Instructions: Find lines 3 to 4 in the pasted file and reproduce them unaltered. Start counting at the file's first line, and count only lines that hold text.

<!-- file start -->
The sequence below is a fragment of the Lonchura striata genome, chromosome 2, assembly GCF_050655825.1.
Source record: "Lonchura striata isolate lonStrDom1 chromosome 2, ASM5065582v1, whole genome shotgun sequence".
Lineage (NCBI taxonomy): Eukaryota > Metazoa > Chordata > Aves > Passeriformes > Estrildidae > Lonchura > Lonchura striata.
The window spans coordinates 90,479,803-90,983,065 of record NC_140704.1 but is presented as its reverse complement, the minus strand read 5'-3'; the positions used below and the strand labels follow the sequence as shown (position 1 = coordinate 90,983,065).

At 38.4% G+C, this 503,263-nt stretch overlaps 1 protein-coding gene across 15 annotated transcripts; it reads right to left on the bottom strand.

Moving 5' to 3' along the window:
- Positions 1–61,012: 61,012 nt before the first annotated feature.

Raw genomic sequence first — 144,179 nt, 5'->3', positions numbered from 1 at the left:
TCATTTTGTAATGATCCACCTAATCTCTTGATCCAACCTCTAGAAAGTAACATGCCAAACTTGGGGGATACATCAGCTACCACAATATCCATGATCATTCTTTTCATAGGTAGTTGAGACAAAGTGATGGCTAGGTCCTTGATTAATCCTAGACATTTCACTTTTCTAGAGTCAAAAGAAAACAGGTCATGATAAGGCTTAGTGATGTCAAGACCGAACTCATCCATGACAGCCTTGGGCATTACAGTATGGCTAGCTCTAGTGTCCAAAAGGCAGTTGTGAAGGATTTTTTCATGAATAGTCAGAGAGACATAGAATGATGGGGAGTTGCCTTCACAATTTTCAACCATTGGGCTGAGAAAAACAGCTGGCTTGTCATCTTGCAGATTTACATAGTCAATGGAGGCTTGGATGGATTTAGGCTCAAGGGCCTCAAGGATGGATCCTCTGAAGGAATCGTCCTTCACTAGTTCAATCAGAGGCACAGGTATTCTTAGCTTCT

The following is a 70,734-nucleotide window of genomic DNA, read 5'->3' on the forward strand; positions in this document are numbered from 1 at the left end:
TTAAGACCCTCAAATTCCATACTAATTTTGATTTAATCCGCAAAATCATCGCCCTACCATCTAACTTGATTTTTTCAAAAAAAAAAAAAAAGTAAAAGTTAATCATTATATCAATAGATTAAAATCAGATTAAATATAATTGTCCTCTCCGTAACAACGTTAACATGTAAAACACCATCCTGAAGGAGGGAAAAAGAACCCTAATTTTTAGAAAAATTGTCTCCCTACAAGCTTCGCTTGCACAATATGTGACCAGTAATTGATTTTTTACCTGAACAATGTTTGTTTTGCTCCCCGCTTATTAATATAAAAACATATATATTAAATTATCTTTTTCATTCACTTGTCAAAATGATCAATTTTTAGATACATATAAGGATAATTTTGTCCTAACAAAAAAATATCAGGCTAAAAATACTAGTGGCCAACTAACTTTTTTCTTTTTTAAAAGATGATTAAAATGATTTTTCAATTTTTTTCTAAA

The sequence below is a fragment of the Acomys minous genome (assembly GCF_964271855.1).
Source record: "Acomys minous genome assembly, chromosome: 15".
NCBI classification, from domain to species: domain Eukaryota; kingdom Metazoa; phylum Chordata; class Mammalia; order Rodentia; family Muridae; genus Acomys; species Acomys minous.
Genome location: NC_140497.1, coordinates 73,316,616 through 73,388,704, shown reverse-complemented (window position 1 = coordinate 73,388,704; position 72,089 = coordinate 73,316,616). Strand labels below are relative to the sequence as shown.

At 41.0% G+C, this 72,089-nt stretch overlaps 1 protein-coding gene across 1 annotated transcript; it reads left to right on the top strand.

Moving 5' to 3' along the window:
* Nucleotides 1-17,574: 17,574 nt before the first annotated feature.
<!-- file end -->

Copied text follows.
Lineage (NCBI taxonomy): Eukaryota > Metazoa > Chordata > Aves > Passeriformes > Estrildidae > Lonchura > Lonchura striata.
The window spans coordinates 90,479,803-90,983,065 of record NC_140704.1 but is presented as its reverse complement, the minus strand read 5'-3'; the positions used below and the strand labels follow the sequence as shown (position 1 = coordinate 90,983,065).